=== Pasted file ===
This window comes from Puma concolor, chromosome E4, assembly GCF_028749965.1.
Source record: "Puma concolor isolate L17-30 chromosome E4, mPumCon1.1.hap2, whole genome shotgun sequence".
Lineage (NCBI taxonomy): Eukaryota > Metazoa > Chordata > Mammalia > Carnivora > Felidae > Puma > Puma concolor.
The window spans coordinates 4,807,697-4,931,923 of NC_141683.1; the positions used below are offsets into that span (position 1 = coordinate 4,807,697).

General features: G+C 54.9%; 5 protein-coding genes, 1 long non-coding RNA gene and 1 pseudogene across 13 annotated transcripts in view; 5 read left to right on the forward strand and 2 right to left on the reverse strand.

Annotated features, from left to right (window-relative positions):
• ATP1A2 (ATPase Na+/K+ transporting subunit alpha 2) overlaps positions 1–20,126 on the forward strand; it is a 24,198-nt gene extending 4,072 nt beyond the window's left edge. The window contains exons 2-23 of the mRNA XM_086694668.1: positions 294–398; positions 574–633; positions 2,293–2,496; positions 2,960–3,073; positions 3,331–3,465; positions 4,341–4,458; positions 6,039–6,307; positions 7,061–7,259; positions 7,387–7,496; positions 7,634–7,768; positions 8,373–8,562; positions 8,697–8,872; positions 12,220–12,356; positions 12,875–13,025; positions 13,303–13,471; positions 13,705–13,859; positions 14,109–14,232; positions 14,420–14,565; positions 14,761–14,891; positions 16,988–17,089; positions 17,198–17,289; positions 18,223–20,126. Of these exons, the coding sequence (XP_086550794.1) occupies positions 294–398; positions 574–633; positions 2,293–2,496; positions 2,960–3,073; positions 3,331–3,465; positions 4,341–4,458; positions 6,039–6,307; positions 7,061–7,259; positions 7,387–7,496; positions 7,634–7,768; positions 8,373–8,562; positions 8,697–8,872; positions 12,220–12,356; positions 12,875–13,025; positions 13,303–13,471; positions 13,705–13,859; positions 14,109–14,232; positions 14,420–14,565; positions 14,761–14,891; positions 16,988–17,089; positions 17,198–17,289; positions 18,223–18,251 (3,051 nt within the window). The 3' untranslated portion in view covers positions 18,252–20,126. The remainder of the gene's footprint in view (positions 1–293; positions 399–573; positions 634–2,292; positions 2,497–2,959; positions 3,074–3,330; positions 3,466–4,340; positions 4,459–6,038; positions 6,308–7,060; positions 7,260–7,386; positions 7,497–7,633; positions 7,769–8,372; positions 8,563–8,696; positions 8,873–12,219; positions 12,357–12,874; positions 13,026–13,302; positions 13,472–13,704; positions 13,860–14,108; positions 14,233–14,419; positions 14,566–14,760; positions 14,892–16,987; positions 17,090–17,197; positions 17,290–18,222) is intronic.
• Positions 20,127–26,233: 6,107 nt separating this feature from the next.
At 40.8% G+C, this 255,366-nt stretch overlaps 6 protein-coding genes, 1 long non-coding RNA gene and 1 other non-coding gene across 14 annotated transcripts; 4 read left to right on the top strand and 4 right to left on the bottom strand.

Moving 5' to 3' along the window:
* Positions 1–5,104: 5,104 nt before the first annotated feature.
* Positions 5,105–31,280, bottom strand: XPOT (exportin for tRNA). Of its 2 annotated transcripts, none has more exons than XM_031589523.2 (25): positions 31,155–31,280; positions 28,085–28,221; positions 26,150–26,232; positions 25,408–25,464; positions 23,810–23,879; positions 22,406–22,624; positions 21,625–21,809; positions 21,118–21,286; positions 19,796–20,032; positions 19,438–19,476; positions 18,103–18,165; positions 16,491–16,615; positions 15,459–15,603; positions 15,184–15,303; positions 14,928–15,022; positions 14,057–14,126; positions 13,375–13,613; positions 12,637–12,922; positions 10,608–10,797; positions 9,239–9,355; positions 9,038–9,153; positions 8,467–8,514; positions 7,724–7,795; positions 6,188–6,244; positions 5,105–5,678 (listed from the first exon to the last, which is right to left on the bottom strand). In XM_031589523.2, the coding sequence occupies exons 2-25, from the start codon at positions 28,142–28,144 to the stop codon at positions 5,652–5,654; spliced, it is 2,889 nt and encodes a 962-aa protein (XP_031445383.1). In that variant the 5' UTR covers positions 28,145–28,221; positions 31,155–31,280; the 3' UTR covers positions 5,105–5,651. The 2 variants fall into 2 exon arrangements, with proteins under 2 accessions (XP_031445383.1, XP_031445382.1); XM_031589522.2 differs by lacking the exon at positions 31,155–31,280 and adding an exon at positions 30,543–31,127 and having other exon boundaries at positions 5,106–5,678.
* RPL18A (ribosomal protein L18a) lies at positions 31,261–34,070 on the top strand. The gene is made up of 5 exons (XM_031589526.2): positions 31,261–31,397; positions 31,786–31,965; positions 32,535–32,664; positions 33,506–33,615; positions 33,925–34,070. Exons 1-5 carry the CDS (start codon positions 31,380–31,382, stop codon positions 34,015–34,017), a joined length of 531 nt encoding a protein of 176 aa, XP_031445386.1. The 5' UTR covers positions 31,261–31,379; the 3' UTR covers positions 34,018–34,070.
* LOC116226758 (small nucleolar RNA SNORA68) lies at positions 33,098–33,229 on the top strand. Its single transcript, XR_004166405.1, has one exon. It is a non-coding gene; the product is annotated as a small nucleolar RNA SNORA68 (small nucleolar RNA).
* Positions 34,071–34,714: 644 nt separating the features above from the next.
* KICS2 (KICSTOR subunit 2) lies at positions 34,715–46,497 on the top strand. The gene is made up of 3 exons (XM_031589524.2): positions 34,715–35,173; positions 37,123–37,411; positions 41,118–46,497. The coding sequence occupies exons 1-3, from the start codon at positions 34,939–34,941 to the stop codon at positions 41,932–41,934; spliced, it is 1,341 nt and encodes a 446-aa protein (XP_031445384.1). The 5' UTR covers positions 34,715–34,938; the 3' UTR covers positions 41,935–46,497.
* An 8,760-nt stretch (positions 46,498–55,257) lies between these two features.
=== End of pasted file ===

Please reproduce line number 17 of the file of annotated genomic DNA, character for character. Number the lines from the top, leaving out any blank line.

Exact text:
* An 8,760-nt stretch (positions 46,498–55,257) lies between these two features.